POLITICS + GOVERNMENT

Bears Ears, Grand Staircase-Escalante announcement likely to draw both praise and ire

Oct 8, 2021, 11:57 AM | Updated: 3:45 pm

bears ears...

FILE - This June 22, 2016, file photo, shows the "House on Fire" ruins in Mule Canyon, which is part of Bears Ears National Monument, near Blanding, Utah. (AP Photo/Rick Bowmer, File)

(AP Photo/Rick Bowmer, File)

SALT LAKE CITY — When President Donald Trump announced he was using the Antiquities Act to scale back the size of both Bears Ears National Monument and Grand Staircase-Escalante National Monument in 2017, it drew strong reactions — both from those who applauded the move and those appalled by it. 

So it stands to reason four years later, as President Joe Biden expands both monuments to their original size, the reaction will be similarly strong. 

Bears Ears, Grand Staircase to go back to larger size

Mr. Biden made the announcement around noon on Friday. But before it was made official, reaction already started pouring in. Members of the Utah congressional delegation roundly criticized the news, decrying the decision. 

“Yet again, Utah’s national monuments are being used as a political football between administrations,” Sen. Mitt Romney, R-Utah, tweeted. “The decision to re-expand the boundaries of Bears Ears and Grand Staircase-Escalante is a devastating blow to our state, local, and tribal leaders and our delegation.” 

On the other side of the debate, Woody Lee, executive director of Utah Diné Bikéyah issued a statement supporting the move. 

“Utah Diné Bikéyah celebrates the Bears Ears National Monument restoration. We also acknowledge the challenging times our native communities are having right now which makes this achievement bittersweet but a welcome and hopeful change for the future. We appreciate all the support and hard work of many people, organizations, leaders, and supporters who have helped advance our mission of healing the land and the people,” Lee said.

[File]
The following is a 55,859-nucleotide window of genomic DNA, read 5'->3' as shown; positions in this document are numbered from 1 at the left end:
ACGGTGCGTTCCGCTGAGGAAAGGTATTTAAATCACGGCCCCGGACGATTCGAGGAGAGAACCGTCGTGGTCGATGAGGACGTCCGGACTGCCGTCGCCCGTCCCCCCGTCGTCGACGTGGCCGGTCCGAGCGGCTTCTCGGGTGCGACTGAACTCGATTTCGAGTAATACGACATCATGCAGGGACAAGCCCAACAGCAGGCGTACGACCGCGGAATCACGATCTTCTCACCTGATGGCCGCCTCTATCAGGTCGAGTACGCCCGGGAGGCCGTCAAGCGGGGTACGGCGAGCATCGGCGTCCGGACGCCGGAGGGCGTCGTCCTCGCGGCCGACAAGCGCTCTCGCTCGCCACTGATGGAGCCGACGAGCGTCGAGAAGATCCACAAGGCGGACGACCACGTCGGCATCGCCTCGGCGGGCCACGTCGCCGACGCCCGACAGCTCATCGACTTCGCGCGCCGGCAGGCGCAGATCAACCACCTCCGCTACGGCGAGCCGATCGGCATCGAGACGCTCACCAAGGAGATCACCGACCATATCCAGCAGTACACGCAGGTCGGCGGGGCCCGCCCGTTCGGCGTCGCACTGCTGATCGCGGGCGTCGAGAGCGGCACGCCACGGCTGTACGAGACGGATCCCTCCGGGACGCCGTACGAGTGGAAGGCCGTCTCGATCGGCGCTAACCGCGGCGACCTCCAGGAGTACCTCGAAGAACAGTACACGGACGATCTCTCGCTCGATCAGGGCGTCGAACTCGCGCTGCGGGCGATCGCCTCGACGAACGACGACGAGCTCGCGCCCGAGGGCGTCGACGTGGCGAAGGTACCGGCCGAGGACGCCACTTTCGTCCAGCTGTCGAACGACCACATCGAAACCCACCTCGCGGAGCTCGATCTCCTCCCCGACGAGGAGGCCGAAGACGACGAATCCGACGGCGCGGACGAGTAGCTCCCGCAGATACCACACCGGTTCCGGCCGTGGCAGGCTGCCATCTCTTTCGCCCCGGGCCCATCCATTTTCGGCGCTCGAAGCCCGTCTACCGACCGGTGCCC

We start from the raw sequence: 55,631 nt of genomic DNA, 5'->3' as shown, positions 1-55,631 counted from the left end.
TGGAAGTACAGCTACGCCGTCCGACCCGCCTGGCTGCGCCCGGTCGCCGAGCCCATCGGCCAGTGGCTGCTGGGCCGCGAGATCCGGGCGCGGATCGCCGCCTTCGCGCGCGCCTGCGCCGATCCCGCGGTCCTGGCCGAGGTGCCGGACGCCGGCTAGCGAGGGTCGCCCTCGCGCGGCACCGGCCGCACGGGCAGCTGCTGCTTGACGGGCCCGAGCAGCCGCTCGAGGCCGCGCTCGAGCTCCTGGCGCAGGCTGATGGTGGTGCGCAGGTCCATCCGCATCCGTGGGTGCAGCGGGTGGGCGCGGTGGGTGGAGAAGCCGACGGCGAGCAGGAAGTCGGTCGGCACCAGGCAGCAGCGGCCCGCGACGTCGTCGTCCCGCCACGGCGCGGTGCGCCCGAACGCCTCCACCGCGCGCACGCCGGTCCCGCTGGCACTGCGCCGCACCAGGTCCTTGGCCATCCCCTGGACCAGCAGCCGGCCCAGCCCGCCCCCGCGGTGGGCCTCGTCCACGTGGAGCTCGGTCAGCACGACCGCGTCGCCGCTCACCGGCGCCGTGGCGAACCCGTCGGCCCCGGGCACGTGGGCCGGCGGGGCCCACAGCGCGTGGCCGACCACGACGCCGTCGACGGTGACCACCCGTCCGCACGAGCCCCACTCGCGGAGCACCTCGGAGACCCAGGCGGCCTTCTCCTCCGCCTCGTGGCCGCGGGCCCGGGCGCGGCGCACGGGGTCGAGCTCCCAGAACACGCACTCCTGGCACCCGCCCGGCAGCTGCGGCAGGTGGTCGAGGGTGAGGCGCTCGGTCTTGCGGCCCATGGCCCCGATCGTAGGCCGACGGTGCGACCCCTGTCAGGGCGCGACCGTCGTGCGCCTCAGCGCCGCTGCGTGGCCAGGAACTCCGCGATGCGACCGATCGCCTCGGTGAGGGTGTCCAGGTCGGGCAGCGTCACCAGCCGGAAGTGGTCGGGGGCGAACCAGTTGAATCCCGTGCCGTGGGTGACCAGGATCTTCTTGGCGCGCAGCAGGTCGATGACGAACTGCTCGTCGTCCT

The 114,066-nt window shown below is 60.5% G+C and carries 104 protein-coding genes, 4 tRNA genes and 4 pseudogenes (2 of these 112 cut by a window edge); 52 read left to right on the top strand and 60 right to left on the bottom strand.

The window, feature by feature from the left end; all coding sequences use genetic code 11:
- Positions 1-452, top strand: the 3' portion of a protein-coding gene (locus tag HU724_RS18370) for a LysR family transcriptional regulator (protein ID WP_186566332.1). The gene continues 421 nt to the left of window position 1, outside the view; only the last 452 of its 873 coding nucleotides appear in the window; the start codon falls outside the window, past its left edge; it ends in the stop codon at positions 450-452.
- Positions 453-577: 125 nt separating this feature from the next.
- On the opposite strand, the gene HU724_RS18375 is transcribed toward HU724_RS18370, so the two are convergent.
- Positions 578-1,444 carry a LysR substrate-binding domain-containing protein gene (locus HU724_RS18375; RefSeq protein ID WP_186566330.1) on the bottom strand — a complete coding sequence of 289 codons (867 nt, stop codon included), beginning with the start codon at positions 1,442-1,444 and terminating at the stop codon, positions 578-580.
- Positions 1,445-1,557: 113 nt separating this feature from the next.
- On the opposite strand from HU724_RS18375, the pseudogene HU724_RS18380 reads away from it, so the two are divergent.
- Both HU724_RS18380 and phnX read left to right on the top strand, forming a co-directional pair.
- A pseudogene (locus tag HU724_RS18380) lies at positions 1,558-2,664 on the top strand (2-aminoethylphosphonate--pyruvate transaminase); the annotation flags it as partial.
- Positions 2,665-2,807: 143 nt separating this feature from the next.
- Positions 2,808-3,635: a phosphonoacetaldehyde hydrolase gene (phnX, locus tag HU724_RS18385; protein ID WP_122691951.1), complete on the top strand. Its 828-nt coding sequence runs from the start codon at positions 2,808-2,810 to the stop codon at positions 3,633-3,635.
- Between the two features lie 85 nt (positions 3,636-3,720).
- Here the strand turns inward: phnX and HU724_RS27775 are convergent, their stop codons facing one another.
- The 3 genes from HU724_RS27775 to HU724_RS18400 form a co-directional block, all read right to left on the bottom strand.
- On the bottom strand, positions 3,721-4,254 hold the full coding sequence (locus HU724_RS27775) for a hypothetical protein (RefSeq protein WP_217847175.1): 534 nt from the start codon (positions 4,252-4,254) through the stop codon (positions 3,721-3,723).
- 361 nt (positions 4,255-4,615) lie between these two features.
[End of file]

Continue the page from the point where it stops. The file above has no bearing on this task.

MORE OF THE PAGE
Supporters rally downtown

Dozens gathered inside a banquet hall at the Radisson Hotel in downtown Salt Lake City this morning. They watched the announcement on a pair of projector screens. 

Many held the signature yellow “Keep Utah Wild” signs from the Southern Utah Wilderness Alliance (SUWA). 

The room in the mood was celebratory and erupted in cheers and applause after President Biden announced his executive orders. 

“We’re elated,” said Steve Bloch, legal director for SUWA. “These federal lands are Americans’ birthright.” 

SUWA has been a vocal proponent of preserving national monuments, like Bears Ears and Grand Staircase-Escalante. It was also vehemently opposed to reductions made to the areas by the Trump administration.

“I think the right to view what the Trump administration did, what the president did, is as an aberration. I think history will come down on the side of preserving and protecting these lands,” Bloch said.  

Utah politicians have threatened legal action against the Biden administration’s plans. Bloch says SUWA and many other groups will be there every step of the way to fight them. 

A game of political football? 

The “political football” of the national monuments began during the Clinton administration. President Bill Clinton surprised a number of Utah leaders when he used his executive power to establish Grand Staircase-Escalante National Monument. 

The Obama administration established the Bears Ears National Monument, but President Trump reduced the size of both monuments using the same executive power in 2017. 

Mr. Biden’s executive order once again restores both monuments to their original size. 

KSL has a reporter in San Juan County Friday covering the announcement and its ramifications. Tune to Jeff Caplan’s Afternoon News from 3 to 7 p.m. on KSL NewsRadio for the latest

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Bears Ears, Grand Staircase-Escalante announcement likely to draw both praise and ire